On a worst-case basis, assuming an extremely shallow recovery, some companies will need to undergo a massive restructuring to have a chance of long-term survival — think GM, Chrysler, many banks, and perhaps some units at GE, to highlight a few.

This restructuring includes disposing of non-productive assets, centralization of core functions, a huge downsizing effort, and possible consolidations with industry rivals. Offsetting this will be increased focus on new product development in combination with alternative marketing and distribution efforts.

In some cases, the recruiting department will be the one being restructured, so it’s important to be part of the solution helping design your organization of the future. This includes being on top of marketing trends, understanding how to implement a flexible and effective sourcing and recruiting program, and having only A-level recruiters on your team.

This is a very high-level view and quite pessimistic, but it’s not out of the range of possibility for many companies. Even if your personal situation isn’t as bad as described, getting prepared and taking some of the actions described will be helpful.

Then the worst-case for you will be the implementation of an extremely productive and efficient recruiting and hiring process for hiring the best talent on the planet. And I think we’d all agree, that’s a pretty good “worst” case.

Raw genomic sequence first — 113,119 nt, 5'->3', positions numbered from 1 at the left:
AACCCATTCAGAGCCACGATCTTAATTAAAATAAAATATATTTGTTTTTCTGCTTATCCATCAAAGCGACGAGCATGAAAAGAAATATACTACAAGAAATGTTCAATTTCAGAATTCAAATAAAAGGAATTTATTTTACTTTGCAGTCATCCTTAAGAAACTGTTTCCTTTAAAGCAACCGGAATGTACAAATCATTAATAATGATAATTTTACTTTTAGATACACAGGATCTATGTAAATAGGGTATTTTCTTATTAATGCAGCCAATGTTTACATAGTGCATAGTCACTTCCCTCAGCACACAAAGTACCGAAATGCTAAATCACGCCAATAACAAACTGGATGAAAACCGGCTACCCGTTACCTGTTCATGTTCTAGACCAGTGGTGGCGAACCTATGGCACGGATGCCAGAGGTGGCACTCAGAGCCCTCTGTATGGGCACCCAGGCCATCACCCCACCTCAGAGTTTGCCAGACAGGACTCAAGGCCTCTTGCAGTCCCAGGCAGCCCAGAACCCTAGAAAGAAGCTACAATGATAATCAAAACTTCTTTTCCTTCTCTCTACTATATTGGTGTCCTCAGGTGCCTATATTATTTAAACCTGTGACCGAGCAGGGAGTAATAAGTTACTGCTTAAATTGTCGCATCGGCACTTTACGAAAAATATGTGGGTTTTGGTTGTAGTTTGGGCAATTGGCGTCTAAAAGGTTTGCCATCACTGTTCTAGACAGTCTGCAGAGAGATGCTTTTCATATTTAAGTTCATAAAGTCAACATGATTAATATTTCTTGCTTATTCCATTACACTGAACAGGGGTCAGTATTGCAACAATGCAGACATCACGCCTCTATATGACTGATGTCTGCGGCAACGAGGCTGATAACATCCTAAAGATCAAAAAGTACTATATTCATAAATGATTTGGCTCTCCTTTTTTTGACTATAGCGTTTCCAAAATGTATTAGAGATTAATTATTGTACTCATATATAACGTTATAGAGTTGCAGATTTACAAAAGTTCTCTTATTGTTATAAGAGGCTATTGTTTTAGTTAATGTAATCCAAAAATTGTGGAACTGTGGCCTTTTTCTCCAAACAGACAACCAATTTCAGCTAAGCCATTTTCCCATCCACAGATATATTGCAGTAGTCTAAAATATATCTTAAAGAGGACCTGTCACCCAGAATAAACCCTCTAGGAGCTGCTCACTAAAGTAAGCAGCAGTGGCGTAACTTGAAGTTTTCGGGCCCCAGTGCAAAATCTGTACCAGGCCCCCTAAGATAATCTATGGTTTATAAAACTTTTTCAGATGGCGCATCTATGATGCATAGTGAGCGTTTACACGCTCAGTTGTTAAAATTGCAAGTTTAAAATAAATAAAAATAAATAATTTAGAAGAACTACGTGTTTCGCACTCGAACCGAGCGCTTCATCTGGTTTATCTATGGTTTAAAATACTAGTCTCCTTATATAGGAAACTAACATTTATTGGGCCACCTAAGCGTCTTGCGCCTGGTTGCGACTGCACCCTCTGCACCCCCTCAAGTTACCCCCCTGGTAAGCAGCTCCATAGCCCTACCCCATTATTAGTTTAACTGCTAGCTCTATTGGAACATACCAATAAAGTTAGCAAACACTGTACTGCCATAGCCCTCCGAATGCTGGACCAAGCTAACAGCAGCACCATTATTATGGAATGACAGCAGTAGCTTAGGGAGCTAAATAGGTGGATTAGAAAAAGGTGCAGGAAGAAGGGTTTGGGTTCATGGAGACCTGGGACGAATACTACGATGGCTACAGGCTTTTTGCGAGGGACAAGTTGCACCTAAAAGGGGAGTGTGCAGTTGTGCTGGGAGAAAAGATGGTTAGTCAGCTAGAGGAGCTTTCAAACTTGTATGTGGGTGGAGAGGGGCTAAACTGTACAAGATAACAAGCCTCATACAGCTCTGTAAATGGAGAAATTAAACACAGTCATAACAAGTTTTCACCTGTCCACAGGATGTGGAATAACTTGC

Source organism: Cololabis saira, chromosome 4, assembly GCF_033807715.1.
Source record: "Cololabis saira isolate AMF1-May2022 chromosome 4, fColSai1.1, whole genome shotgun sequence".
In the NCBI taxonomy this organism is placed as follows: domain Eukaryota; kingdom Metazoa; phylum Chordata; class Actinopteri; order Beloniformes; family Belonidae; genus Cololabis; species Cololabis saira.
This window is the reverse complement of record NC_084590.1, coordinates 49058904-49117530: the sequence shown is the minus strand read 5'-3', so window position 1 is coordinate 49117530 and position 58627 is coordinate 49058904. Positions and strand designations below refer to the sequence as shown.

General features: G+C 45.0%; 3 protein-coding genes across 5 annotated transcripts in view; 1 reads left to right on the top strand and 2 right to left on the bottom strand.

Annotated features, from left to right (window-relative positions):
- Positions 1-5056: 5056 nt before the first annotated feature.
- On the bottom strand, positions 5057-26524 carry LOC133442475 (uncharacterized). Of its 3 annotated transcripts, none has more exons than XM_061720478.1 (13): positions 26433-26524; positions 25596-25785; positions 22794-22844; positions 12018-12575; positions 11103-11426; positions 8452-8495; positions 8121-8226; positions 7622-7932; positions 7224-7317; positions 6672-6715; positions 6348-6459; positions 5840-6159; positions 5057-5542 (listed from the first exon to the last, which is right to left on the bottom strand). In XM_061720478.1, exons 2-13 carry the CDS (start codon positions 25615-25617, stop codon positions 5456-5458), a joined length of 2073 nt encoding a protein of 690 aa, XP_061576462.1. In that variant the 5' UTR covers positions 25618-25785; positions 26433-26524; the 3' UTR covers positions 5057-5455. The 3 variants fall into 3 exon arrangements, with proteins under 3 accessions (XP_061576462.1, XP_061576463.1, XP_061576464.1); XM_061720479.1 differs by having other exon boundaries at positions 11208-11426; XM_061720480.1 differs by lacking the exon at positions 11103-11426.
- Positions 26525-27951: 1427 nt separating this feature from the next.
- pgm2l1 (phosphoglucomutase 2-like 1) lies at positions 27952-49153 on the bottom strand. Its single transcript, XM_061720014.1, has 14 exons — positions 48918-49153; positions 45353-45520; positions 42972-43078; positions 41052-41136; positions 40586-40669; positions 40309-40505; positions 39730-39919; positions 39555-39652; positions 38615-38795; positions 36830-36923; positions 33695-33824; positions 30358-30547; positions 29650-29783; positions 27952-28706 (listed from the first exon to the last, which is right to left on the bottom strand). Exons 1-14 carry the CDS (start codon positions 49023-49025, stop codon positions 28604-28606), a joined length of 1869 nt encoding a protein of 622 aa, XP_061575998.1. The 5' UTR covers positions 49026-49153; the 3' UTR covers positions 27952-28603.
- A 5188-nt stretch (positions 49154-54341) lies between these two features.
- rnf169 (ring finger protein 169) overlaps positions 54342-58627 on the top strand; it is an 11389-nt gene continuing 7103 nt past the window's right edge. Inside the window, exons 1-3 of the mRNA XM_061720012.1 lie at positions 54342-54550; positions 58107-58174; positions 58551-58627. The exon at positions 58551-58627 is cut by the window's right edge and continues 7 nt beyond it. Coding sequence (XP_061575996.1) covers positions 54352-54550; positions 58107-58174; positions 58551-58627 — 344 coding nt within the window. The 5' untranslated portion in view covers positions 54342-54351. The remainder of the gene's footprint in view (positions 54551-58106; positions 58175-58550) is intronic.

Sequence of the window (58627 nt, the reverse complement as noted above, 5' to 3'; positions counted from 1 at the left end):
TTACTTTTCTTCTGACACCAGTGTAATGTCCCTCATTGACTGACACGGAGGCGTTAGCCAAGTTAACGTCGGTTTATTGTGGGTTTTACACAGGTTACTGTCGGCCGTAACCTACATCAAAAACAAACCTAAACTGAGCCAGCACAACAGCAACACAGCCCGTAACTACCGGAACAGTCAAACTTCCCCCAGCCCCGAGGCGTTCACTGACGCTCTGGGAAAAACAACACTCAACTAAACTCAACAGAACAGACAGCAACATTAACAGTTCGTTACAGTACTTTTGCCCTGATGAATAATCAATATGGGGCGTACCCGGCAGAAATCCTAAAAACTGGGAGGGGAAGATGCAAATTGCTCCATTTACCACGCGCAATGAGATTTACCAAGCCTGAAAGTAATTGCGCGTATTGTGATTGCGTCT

This article is provided for informational purposes only and is not intended to offer specific legal advice. You should consult your legal counsel regarding any threatened or pending litigation.

  1. Kathy Lori

    I venture to guess that a number of the downsizings of late last year and early this year were more of the form “hey, the economy is bad and everyone knows it, so now is the time to get rid of those people we’ve been wanting to get rid of for a long time. With so many other places laying people off, this will disappear off the radar screen pretty quickly.” Yes, I see layoffs have slowed a bit. But I don’t see much in the way of hiring and probably not until late this year at the earliest. So why the big concern about the hiring departments? My last company hired a new engineer maybe every 8 years. What kind of a recruiter could build a business off of that?

  2. Dr. Tom Janz

    Great article, Lou– really insightful. These likely trends are all the more reason to use accurate, lost-cost, assessment INTEL to screen out the hundreds of pretenders anxiously seeking jobs– and then to screen in the Stars and Achievers quickly, before they land somewhere else. A Bay-area TV news story recently reported that employers turn to hiring their friends and personal contacts because they can’t handle the hundreds of people that respond to even a small posting. This practice only shoots themselves in both feet, since they narrow their talent pools and use less accurate ways of making the picks.